Mr Pointy Nose
Once upon a time, there lived a happy family in a great wood: Mother and
Father, Brother, Sister and Baby. Father went off to work each day, and
Mother planted seeds and tended her garden and loved her children and
taught them to read and write. At night, when Father came home, the
family sang songs and laughed and played together.
One day while Father was away at work, a knock came at the door of the
family's home. Mother opened the door and found a stern man with sharp
teeth and a very pointy nose standing on the doorstep.
"May I help you?" Mother asked.
"I am here," snarled the man, "to inspect your home and your children."
Mother was surprised. "Whatever for?" she asked.
"It has been reported," snapped Mr. Pointy Nose, "that you do not
institutionalize your children, as is the norm. It has been reported
that you spend an abnormal amount of time with your children, and you
have been seen laughing with them, and they with you. It has been
reported that your teen child is not embarrassed to be seen with you and
that she smiles while working in your garden and hanging laundry. I will
have to inspect your house and ask you some questions."
Mother invited Mr. Pointy Nose in and offered him a cup of tea. Mr.
Pointy Nose pulled a great pile of papers from his briefcase and began
asking important questions: "How many television sets do you own, how
often do you dine out, why do you have so many books, what do you have
against institutions, why do you grow your own food, do your children
know who Madonna is, how about Beavis and Butthead?"
Mother was very kind and reassuring: "We have one television set in the
closet," she told Mr. Pointy Nose, "and we dine outside several times a
week in nice weather. We have so many books because we love to read. We
have no personal grudge against institutions -- we simply choose not to
institutionalize. We grow food to eat, and of course my children know
who the Madonna is. I'm not sure what a beavis is, and while butthead is a
rather crude term, I have known a few."
Mr. Pointy Nose seemed insulted by this last statement and jumped up in
a huff. "I must speak with your children," he announced.
Mother called Brother and Sister. Baby was too young to speak. Brother
was six years old and Sister was 13. Mr. Pointy Nose asked Brother,
“Have you ever heard of Beavis and Butthead?"
“Yes," said Brother. "We have beavers in the creek, and Butthead is my
Sister giggled, but Mr. Pointy Nose was not amused. He addressed Brother
again. "Do your parents ever yell at you?"
"You better believe it!" said Brother. "One time I climbed clear to the
top of a 30 foot tree, and Dad yelled and yelled at me to stay up there
till he could climb up, too. He doesn't get much time to climb trees,
and I think he yelled so much 'cause he was excited at the chance."
Mr. Pointy Nose turned in disgust and asked Sister, "Wouldn't you like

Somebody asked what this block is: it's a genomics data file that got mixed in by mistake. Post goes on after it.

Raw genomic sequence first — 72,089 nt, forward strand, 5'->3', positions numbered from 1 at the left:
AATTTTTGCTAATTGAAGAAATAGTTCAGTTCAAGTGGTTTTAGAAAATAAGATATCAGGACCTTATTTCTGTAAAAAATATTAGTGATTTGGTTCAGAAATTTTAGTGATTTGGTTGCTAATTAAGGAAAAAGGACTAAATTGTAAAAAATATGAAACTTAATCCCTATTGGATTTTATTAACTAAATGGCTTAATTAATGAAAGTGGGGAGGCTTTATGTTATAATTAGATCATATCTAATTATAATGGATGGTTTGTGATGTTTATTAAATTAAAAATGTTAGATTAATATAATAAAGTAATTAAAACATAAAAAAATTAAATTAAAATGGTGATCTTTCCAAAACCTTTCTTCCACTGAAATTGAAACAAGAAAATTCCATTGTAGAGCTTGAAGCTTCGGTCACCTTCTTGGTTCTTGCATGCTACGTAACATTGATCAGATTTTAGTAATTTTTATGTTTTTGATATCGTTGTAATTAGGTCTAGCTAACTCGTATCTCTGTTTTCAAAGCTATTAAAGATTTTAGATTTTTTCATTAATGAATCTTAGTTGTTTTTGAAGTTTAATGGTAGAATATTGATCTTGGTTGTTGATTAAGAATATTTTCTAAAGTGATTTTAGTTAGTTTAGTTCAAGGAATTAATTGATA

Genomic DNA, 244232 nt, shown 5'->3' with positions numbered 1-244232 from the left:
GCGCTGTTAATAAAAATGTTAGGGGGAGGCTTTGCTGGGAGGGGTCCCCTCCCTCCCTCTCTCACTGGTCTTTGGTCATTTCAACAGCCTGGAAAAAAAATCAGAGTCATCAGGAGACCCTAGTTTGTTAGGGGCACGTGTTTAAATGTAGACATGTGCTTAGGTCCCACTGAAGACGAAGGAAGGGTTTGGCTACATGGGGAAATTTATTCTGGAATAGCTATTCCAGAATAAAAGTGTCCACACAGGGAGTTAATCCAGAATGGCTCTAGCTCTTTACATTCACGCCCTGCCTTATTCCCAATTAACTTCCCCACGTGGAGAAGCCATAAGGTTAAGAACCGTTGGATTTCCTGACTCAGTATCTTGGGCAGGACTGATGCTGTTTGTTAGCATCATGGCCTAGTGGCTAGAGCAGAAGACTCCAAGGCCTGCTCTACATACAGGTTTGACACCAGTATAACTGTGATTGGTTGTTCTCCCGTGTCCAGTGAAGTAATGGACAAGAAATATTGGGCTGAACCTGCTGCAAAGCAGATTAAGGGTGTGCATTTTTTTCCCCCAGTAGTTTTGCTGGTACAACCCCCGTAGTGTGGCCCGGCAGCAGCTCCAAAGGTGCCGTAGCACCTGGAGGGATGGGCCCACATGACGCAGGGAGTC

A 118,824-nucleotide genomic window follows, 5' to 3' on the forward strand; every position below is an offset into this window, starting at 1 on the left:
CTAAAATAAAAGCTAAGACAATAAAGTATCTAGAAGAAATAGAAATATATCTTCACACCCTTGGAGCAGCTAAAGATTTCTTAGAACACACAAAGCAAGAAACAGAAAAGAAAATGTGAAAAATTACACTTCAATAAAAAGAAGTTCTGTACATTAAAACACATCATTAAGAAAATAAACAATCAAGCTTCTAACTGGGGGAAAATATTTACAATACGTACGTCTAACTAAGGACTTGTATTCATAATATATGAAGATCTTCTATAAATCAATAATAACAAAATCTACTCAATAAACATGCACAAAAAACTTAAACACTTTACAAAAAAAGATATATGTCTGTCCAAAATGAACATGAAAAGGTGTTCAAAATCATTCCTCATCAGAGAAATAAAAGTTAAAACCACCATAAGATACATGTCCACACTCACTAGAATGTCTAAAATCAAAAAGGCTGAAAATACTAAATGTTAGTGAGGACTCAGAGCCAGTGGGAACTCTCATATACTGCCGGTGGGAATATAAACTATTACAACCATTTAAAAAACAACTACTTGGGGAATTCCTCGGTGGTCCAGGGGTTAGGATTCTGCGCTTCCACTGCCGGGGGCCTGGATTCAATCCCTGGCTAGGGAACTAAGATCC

to be institutionalized with other children your age?"
"Well, most of my friends are institutionalized," Sister told him. "And
haven't been too impressed with it. They can hardly read anything –
they don't even like Charles Dickens. And they all hate history and math. I
like playing jump rope with them in the evening, but they talk about the
most boring things, like clothes and make-up and what's on TV, and... oh
-- I know who Beavis and Butthead are. Do you know who Mr. Pickwick is?"
"No," said Mr. Pointy nose curtly. "What sort of music do you listen
"Oh, Beethoven is my favorite. Did you know he went deaf and just kept
on writing music?"
"No," said Mr. Pointy Nose impatiently. "Why don't you listen to popular
Sister was surprised that a grown-up would ask such a question, but she
answered as politely as possible, "Because it sounds simply wretched."
"Wretched! Wretched!?" screeched Mr. Pointy Nose. "That is not a seventh
grade word! Where did you learn it?"
Mother had been in the kitchen preparing a snack of homemade bread and
strawberry preserves. When she heard Mr. Pointy Nose screech, she rushed
to the living room. "What's wretched?" she asked, a little alarmed.
"This child," Mr. Pointy Nose said indignantly, "correctly used the word
"Oh, I'm sure she wasn't referring to you," Mother said gently. "Here,
have some fresh bread and jam."
Mr. Pointy Nose looked at the tray in Mother's hands suspiciously, then
cautiously took her offering. As he ate he began to relax a little. "You
made this yourself?" he asked.
"Oh, yes," said Mother.
"And I helped," chimed in Sister. Then she added, "I'm sorry for
upsetting you. I didn't know you had an aversion to that word, or I
would never have said it."
"Aversion?" Mr. Pointy Nose sighed. He slumped in his chair and looked
at Mother. "How do you ever expect your children to fit into the world if
you don't institutionalize them, and you encourage them to develop
advanced vocabularies and you teach them self-sufficiency. This does not
coincide with the new way -- they must follow the new standards."
Mother looked at Mr. Pointy Nose thoughtfully. "I appreciate your
apparent concern, kind sir," she said, " but you see, I am not raising
children to follow standards -- I am raising them to set standards."
Mr. Pointy Nose looked around in a musing way and murmured, "Yes, yes. I
can see that." He left with a bread recipe and an invitation to visit
again some time.
~ Author Unknown